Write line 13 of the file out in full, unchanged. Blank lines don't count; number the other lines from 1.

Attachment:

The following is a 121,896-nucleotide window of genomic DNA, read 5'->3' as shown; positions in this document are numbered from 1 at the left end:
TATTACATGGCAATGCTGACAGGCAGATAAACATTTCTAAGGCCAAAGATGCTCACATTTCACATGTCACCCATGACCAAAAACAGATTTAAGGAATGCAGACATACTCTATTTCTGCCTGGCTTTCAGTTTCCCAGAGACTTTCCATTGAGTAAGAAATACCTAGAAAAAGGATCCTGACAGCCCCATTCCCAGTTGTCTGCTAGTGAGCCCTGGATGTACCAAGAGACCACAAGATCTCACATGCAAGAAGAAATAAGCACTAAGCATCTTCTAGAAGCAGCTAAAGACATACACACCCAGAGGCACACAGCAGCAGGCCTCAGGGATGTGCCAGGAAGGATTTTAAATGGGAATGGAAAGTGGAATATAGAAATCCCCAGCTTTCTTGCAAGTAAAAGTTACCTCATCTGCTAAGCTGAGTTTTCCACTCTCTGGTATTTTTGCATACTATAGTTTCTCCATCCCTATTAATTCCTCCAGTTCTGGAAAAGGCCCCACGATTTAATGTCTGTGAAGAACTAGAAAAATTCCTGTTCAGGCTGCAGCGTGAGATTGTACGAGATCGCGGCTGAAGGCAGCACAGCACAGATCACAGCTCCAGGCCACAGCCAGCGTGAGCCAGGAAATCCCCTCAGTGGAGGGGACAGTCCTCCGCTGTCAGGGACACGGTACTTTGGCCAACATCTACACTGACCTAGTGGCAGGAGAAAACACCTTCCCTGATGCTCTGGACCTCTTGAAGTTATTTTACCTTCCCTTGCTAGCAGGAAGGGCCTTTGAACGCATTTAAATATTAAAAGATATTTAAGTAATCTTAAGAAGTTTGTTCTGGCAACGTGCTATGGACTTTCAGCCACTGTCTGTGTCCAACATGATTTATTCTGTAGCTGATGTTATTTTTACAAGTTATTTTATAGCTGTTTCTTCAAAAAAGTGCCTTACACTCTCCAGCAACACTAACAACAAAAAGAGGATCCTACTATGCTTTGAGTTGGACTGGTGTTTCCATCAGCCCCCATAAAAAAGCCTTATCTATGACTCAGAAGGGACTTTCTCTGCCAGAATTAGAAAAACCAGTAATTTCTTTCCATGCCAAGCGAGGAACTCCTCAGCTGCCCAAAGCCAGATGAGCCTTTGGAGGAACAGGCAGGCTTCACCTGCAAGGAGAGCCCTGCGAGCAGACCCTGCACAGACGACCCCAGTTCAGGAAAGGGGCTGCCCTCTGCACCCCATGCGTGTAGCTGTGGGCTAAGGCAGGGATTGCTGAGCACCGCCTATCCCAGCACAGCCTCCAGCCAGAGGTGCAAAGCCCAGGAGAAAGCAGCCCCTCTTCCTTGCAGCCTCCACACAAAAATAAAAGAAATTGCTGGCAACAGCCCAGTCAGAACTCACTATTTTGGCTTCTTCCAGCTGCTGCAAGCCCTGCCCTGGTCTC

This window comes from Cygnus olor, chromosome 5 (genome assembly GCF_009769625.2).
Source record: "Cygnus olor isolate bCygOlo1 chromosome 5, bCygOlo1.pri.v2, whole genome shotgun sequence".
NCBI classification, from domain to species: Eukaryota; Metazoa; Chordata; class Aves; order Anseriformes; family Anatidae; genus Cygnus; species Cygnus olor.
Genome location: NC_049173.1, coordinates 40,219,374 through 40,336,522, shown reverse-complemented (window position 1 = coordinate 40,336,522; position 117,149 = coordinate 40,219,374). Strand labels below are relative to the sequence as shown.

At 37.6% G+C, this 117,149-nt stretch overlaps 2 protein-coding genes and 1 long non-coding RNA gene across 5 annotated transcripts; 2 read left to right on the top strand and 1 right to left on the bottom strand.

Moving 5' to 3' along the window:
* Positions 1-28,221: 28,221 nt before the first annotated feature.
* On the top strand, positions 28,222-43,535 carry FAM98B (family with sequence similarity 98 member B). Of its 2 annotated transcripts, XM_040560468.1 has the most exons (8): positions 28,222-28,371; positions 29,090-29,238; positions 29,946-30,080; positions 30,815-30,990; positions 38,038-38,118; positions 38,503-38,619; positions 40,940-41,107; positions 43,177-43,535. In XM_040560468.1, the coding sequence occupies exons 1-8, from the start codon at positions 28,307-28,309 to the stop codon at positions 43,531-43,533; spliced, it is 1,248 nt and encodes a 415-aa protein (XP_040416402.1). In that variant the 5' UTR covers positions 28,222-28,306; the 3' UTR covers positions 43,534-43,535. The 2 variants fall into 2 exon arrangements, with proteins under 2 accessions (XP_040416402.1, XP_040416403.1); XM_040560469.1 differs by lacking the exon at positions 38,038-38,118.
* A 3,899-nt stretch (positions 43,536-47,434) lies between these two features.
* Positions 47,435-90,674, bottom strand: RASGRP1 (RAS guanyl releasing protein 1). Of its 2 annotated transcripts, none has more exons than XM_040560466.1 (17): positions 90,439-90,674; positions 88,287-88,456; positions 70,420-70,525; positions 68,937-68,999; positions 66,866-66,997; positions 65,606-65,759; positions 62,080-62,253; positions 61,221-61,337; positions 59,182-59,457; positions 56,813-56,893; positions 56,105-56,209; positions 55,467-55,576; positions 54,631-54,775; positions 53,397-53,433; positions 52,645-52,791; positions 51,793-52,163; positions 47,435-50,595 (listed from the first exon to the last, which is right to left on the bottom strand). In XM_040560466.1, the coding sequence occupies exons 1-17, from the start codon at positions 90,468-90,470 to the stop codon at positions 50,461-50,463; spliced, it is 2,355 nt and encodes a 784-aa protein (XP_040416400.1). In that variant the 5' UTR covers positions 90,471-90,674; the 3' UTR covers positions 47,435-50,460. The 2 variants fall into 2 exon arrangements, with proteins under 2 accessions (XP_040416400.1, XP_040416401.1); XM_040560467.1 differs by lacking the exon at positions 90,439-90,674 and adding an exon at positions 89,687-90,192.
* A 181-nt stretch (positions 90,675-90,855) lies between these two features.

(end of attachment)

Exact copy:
* A 181-nt stretch (positions 90,675-90,855) lies between these two features.